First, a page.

That is exactly what is going on in my down jacket. Fur plays the same role. The sea otter is the smallest mammal to spend all year in the water (beaver and muskrat dens are dry).

Chilly golden-crowned sparrow

It‘s too small to pack on fat like whales or seals, but sea otters were hunted to near extirpation because they have an incredibly dense fur, up to one million hairs per square inch. A dog has about 60,000 hairs per square inch. We humans have about 100,000 hairs on our entire head.

To work effectively that fur has to be clean and fluffed full of air. In her surveys Anthea Farr found that sea otters spend about 2.5 hrs a day grooming, more than any other mammal. All that fluffed in air explains why they bob around so effortlessly. Moreover, unlike most furry mammals, sea otters do not have a seasonal molt but replace wee bits continually.

Sea otter pup napping on sea otter mum.

For arctic and temperate mammals, the seasonal molt is not because they got the current coat dirty. It’s all about thermoregulation. The winter coat looks different because it is.

The pelage always consists of two layers – the outer guard hairs for protection and shedding rain and the undercoat that is much curlier and fluffier and better at trapping air and keeping heat in. In the summer much of that underfur is shed to avoid overheating. In the winter it is back acting like the feathers in my down jacket.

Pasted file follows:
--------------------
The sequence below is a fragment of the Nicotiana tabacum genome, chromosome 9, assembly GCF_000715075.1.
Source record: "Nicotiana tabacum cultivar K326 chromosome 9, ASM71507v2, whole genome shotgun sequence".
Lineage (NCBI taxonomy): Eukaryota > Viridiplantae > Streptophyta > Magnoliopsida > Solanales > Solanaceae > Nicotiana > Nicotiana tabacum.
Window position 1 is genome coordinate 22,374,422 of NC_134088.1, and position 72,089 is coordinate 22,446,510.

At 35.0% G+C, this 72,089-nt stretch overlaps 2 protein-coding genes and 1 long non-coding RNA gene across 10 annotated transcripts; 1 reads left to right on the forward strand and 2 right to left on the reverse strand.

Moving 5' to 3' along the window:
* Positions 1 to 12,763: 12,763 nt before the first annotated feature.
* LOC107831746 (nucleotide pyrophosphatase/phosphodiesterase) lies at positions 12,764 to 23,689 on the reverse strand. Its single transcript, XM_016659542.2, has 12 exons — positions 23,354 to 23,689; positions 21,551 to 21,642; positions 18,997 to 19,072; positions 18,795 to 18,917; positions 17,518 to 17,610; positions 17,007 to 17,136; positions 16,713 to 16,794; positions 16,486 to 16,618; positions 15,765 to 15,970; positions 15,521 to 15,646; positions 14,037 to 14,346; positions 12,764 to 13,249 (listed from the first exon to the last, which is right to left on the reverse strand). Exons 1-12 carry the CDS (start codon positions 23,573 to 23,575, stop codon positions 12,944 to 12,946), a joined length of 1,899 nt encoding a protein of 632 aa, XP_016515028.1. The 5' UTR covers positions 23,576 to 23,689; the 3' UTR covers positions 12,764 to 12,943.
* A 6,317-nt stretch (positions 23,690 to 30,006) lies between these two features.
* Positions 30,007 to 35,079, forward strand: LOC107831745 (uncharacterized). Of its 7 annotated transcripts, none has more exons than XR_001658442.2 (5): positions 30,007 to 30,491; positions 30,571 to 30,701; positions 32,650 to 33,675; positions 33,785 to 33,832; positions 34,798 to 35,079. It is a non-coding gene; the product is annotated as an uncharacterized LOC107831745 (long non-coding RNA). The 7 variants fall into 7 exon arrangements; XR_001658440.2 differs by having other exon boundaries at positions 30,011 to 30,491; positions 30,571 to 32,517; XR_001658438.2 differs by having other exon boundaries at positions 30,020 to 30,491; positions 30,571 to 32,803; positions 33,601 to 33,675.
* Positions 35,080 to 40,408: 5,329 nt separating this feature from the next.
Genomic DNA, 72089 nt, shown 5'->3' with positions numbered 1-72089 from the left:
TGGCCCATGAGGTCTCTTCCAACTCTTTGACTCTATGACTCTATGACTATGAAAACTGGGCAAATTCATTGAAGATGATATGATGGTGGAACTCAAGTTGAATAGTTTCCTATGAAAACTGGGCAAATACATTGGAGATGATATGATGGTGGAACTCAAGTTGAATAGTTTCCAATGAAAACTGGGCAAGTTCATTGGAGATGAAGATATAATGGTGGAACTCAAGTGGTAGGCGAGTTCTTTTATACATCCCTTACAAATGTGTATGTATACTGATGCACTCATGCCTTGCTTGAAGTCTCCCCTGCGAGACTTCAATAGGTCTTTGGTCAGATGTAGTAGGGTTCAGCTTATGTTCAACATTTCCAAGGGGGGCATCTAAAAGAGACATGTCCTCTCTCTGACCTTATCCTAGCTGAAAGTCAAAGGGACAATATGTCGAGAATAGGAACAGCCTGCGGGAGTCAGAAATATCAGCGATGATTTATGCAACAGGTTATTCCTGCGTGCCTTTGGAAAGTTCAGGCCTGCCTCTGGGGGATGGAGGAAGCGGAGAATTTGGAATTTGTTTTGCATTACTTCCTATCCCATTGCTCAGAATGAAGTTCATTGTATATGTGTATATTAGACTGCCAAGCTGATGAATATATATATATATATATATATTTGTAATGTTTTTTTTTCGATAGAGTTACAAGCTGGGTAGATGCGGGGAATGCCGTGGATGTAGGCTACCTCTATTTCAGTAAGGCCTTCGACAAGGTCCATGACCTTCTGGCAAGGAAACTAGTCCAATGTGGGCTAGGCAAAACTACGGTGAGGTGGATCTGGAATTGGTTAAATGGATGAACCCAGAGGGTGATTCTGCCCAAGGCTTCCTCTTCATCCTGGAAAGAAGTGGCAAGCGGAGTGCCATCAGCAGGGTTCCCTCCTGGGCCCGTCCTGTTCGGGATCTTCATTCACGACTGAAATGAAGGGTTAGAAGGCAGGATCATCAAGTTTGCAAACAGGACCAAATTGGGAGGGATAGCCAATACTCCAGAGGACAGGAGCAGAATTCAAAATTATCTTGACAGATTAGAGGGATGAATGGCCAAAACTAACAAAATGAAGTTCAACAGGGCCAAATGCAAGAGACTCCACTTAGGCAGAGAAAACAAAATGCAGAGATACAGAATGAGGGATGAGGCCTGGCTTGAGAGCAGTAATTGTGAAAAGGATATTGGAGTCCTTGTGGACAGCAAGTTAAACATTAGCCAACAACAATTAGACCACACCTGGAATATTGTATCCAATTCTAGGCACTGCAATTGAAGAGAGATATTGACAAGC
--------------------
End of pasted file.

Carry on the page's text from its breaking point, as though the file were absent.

Let’s just sleep through it

This day is sunny and without wind, so I am struck by something we often forget. We tend to think warmth is all about temperature and forget about radiation (the weather person’s thermometer was in the shade receiving no radiation). The sun on my face is surprisingly warm even though the air temperature is cold. That’s radiation.

So I ponder Anna’s hummingbird – they wouldn’t have made it through this cold without a clear concept of radiation and some dedicated feeder tenders.

We know of only one bird that hibernates – the Common Poorwill. It breeds in BC, but shifts south come winter. Many more birds, and especially hummingbirds, use torpor to survive cold. Torpor differs from hibernation primarily in the length of time it lasts. Consider it a very deep, hypothermic sleep and you won’t be far wrong.

Anna’s hummingbird is tough. Besides being among the smallest of all warm-blooded animals, hummingbirds also lack the insulating downy feathers that are typical for many other bird species. Nor can they pack a lot of fat. They’ve chosen a life style that involves constant tearing around after food.

During summer they eat 2 to 3 times their body weight daily. You try that. With its tiny body and no insulation a sleeping hummingbird has very high energy demands.

Torpid Anna’s hummingbird at feeder, exposed to sun and near food. Wally Williams photo.

On cold nights there is nothing for them but to lower their body temperature until they are hypothermic or torpid. On cold day they enter torpor whenever fighting the cold becomes too much.